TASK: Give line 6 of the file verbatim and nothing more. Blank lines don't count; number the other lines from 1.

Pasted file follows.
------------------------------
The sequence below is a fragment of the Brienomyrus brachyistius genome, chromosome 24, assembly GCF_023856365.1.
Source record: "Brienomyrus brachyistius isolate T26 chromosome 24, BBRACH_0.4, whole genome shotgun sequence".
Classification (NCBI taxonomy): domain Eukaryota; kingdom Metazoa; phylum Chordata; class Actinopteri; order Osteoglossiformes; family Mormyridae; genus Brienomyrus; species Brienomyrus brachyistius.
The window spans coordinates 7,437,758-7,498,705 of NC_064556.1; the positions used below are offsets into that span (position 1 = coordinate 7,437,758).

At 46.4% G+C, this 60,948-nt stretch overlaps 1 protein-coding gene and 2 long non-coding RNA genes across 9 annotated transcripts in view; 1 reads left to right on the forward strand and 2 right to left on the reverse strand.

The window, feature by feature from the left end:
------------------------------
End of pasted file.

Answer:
The window, feature by feature from the left end: